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Preparing for a New Hive
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With the arrival of spring, we are getting to the point where we start planning for starting up new hives or trying to rejuvenate old colonies. Packages and Nucleus Hives are the simplest way of finding new honey bees. If you have not pre-ordered your Package or NUC yet, we still have some available for pick-up at our retail stores. Click here to view our pick-up dates and pricing. If you have already found your source for honey bees, you are well on your way! Before you get started, though, here are a few tips on how to best prepare for your new bees.

Pick up your bees in an appropriate vehicle. Honey bees in transit are not the happiest. The longer they are confined, whether it be a package or a NUC, the more stressed they become. Would you not be as well? The stress of transporting a colony can cause them to overheat and cook themselves. This is one of the reasons why we recommend you pick up your package of bees rather than having them shipped. They will need constant airflow to keep them from overheating. An open bed vehicle like a truck is a great vehicle to transport bees. If you have to load the bees into a car to travel, make sure you have the windows open and air conditioning on the entire trip. You may get a little chilly but that may be better than cooking your new investment.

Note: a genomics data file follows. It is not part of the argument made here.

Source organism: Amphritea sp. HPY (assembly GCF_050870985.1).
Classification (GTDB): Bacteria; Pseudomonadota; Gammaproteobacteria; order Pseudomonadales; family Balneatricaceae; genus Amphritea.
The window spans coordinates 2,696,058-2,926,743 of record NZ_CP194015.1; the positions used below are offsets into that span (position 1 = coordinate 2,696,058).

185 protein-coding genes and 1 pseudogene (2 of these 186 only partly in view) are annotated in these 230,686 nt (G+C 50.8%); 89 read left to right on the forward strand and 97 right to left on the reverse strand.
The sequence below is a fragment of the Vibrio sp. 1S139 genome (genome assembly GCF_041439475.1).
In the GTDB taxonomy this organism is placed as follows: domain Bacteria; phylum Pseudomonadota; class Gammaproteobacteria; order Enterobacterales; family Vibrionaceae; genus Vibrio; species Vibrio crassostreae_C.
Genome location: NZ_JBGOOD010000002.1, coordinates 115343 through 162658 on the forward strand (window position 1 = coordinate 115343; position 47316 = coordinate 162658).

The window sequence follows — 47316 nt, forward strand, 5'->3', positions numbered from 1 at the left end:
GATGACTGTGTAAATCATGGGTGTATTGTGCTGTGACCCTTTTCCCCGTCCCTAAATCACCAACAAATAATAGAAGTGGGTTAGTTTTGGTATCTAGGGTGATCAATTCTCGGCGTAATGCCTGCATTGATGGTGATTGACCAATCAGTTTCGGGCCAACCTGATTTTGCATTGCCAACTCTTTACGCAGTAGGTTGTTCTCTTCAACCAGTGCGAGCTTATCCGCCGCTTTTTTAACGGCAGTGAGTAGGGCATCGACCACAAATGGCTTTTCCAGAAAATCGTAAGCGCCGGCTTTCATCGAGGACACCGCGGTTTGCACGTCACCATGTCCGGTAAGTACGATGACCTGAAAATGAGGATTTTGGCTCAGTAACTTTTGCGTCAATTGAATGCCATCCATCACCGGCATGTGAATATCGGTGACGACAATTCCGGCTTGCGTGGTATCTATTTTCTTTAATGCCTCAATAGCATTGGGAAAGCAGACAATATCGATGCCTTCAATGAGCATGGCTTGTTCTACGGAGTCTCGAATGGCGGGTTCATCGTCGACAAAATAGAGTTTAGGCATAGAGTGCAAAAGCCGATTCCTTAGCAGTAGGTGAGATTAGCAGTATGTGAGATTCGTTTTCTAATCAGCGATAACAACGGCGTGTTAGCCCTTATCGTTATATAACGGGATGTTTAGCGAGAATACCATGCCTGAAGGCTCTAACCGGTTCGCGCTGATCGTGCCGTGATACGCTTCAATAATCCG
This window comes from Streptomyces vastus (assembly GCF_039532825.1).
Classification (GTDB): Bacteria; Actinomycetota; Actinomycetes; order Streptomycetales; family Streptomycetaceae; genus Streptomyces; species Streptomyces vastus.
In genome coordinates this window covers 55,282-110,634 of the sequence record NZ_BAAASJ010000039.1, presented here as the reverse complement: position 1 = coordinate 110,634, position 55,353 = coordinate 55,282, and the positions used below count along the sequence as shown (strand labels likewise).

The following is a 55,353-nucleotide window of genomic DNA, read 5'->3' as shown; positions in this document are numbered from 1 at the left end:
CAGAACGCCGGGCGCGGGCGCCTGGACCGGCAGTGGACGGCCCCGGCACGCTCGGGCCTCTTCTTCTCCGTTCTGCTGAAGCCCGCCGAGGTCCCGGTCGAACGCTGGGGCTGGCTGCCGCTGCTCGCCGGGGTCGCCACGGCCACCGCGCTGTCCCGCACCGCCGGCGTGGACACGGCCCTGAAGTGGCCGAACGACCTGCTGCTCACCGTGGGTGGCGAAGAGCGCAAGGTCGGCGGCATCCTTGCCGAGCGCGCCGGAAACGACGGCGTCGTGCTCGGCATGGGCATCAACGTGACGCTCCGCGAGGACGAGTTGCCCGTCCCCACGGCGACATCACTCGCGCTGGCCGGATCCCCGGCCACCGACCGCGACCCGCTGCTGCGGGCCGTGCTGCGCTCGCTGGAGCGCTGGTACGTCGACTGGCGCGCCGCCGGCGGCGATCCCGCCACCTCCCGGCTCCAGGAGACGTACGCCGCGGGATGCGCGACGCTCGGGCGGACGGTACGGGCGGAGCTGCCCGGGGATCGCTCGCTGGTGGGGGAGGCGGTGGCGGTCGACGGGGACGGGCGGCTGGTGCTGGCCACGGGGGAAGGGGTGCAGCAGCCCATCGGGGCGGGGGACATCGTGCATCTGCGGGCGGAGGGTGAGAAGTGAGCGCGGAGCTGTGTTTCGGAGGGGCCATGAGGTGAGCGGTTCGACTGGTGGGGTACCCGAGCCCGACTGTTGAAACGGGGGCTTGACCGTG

DO NOT pick up your hive supplies the same day you get your bees. Every hive component (hive tops, boxes, and bottom boards) needs either a coat of laytex paint or a sealant to help protect and preserve the wood. The paint or sealant must be dry and the odor dispelled before you install your bees. Picking up your supplies the same day as bees will require an additional 3-5 days before your hive will be ready for the bees. Order your supplies now and get them ready.

Make sure you provide plenty of feed for your new colony.
When you move to a new location, it takes a while for you to get organized and figure out the best locations to get what you need. Honey bees are the same way. Even if you move a hive a few feet, it throws off the foraging bees rhythm and they start up orientation flights again to understand their new surroundings. While your new colony is learning the environment around them, you will want to provide plenty of sugar syrup for them to feed on. Sugar Syrup is easy to mix and can be feed to the bees in many different ways. You can even add additional nutrition to the sugar syrup to help. A good rule of thumb is keep feeding your hive sugar syrup until they taking drinking it.

It’s never too early to start fighting Varroa Mites. They are considered one of the key factors in honey bee decline. A small, bloodsucking tick, the wounds from their bites make the bees more susceptible to infections and diseases. Varroa even use capped brood to help breed more mites so one of the best time to treat for Varroa is before the bees are able to lay brood. If you ordered a package, you can easily treat your bees with a mixture of sugar syrup and oxalic acid, a natural varroa treatment. In a package 100% off varroa mites are exposed so there is nowhere for them to hide.